RUBY: I'm currently reading Wonderstruck, Beth Miramonti's suggestion, by Margaret Feinberg for Eat, Read, Pray Book Club at Troy UMC. An early passage made me think of you, Sue Busler:
Will you be someone who breathes life into others?
Breathing life begins with the simplest of actions. See someone. Really see. As you reach out and interact, offer your full attention to whoever is in front of you. Listen to someone. Really listen. Give someone the gift of your presence- your fully present, undivided attention. Pray for someone. Really pray. Though it may feel awkward in the moment, as if you can offer a prayer, and bless the person with kindness. Give to someone. Really give of yourself. Find an unexpected way to help someone whose needs remain unmet. Radiate the generosity of Christ. (Kindle, Loc 1345)
When you approached me, a stranger to you, months and months ago in the sanctuary, you did this so intentionally without any sign of awkwardness. To me, you were cool, confident, and, most of all, caring . . . exactly what I needed. I think of this happening often and use it as inspiration for my own actions. Never in a million years would I have had the courage to approach a stranger praying in a sanctuary, but I now push myself to introduce myself by name during the sharing of peace in worship because of you. Thank you.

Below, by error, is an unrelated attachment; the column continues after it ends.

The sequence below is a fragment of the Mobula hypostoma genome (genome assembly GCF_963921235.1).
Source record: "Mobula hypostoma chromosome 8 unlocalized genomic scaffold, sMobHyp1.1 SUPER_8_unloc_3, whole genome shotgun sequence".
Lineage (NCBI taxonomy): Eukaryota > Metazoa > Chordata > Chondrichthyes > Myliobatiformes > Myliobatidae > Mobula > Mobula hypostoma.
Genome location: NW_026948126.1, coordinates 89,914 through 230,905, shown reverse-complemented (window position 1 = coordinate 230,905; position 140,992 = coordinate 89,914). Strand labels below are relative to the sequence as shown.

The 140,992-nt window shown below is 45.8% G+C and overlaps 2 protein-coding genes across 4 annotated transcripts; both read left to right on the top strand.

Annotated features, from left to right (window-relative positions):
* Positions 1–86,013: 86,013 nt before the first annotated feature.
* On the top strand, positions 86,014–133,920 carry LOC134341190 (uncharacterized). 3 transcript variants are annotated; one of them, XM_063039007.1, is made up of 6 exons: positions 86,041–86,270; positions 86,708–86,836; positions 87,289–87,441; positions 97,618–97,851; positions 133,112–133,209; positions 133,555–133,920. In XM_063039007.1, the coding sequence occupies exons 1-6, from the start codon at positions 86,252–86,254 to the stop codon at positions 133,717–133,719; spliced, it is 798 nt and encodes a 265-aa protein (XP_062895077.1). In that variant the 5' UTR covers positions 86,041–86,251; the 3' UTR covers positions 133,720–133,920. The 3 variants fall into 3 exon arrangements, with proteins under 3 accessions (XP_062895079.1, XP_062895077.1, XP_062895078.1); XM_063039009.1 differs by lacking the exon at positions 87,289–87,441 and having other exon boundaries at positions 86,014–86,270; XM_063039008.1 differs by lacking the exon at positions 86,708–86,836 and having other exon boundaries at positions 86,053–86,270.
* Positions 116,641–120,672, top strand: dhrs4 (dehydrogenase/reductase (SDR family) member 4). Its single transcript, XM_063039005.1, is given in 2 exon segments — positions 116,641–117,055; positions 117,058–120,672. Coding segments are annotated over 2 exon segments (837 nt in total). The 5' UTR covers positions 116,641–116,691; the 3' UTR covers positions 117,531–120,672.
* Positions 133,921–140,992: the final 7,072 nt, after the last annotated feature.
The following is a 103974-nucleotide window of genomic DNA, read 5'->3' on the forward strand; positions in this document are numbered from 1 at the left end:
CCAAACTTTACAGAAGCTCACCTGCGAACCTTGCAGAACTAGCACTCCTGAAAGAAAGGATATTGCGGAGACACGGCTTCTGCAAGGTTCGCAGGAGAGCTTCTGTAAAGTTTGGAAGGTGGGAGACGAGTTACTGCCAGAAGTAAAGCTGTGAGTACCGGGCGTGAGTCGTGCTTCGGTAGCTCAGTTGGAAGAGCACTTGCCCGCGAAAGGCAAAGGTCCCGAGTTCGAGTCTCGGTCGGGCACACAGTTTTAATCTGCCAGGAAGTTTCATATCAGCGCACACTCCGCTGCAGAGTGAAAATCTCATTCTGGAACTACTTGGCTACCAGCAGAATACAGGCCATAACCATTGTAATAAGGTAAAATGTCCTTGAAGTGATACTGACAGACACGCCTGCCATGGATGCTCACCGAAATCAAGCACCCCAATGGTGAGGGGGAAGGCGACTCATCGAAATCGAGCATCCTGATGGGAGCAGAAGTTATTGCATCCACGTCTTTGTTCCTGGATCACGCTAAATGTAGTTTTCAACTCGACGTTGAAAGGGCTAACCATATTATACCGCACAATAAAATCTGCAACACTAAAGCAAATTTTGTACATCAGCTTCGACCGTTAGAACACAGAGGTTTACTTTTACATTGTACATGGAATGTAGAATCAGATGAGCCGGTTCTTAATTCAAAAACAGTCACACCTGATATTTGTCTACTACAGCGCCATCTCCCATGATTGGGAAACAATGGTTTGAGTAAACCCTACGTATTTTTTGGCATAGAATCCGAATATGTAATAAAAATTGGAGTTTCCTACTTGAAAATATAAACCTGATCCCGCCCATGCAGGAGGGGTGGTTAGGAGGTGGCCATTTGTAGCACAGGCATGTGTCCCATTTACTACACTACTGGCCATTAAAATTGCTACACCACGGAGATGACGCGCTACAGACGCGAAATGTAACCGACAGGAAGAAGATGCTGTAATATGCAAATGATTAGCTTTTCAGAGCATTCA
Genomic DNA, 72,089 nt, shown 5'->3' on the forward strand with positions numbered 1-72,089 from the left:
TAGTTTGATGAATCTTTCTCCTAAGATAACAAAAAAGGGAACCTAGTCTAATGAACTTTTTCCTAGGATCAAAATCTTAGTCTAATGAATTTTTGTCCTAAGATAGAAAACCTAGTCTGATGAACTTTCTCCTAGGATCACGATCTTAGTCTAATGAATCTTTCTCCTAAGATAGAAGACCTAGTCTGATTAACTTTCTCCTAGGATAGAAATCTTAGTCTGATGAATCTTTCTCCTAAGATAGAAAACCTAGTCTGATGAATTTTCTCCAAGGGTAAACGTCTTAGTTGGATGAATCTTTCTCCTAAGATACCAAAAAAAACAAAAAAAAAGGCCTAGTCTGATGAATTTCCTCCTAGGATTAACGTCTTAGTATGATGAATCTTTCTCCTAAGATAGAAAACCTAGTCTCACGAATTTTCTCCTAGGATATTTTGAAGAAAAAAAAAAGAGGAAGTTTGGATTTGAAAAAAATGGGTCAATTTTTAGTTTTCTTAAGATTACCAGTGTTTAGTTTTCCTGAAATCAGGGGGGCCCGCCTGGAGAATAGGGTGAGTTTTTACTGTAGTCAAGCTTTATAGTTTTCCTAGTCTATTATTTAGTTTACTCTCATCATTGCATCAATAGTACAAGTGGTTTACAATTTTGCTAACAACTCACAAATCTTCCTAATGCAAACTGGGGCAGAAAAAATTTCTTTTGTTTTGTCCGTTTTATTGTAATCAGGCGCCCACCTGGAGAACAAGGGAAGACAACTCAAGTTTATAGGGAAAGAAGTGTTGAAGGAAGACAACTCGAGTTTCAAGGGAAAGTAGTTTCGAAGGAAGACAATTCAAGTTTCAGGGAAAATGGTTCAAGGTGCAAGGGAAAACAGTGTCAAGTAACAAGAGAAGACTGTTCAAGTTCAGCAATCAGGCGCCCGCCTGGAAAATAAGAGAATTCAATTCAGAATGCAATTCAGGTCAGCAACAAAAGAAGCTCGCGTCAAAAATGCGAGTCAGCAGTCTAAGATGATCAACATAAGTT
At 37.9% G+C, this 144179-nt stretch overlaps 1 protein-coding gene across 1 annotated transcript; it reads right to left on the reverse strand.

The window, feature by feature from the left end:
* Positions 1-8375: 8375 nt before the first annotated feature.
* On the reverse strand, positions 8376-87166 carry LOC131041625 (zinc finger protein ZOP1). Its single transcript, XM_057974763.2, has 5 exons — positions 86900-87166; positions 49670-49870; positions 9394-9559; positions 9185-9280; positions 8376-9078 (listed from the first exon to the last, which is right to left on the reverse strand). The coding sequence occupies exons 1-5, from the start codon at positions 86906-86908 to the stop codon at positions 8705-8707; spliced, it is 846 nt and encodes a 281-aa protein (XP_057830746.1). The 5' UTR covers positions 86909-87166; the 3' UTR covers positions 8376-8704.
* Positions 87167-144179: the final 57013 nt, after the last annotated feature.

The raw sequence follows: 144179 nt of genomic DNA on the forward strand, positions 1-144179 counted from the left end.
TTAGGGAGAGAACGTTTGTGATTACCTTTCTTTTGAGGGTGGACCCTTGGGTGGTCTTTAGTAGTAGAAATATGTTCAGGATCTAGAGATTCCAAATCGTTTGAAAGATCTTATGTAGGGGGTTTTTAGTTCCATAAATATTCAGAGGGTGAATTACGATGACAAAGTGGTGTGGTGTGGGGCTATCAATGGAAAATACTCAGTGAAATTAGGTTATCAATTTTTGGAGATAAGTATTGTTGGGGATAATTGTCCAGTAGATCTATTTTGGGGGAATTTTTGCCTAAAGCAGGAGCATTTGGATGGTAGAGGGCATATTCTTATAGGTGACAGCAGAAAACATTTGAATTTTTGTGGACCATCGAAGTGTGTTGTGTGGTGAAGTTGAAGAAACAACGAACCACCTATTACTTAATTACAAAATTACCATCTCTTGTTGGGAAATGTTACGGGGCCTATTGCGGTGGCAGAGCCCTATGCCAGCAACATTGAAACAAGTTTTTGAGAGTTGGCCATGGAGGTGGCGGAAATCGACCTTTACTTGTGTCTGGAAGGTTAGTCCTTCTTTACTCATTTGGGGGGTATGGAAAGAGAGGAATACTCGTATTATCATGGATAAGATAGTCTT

Tell us more about your ability to intentionally interact with others. Have you always done this? Did you learn this behavior? What advice might you give others to start the process of intentionally interacting with others?
“Currently, there are commercials, facebook jests and jibes, Oprah campaigns, billboards, and countless real-life dinner table discussions about a nationwide epidemic that involves people whom I have dubbed as saps! Who are saps? They are people who Stare At Phones (SAP) ‘round the clock, wherever they are. A lot of us are saps sometimes, but some of us take it to a new level of sapdom! This urgent need to be constantly connected to the world via our handheld devices can be dangerous to our health, particularly when we are driving or eating out with our significant others. It is also indicative of a much deeper underlying problem in our society today. We are so hooked on our technological gadgets that, half the time, we don’t even see the people around us. Eyeball to eyeball communication and interaction is almost a thing of the past. Our techno gadgets, coupled with our microwave, hurry, hurry, rush, rush life style, all contribute to our general failure to see those around us.”
That is an excerpt from the beginning of a sermon I once did on the topic of noticing – intentionally noticing those around us. When we closely read the accounts of Jesus’ life in the New Testament, we see that He noticed everybody, particularly the “least, the last, and the lost.” Not only did He notice these physical, emotional, and spiritual paupers, but He offered them words and touches of healing, forgiveness, encouragement, affirmation and prayer.
As followers of Christ, I believe we are called to do no less. In every walk of our life -- whether it be at the deli counter at the grocery store, on the other side of the cubicle wall in the office, in the chemo room at the hospital, under a bridge in St. Louis, wherever and whenever – we encounter people who are begging to be noticed. Sometimes they verbally share their issues with us, but most often we must discern their needs from their body language or their general demeanor. I’m sure you’ve heard the phrases, “I could see it in his eyes.” “It was written across her face.” People send us all kinds of different messages if we will just take the time to notice.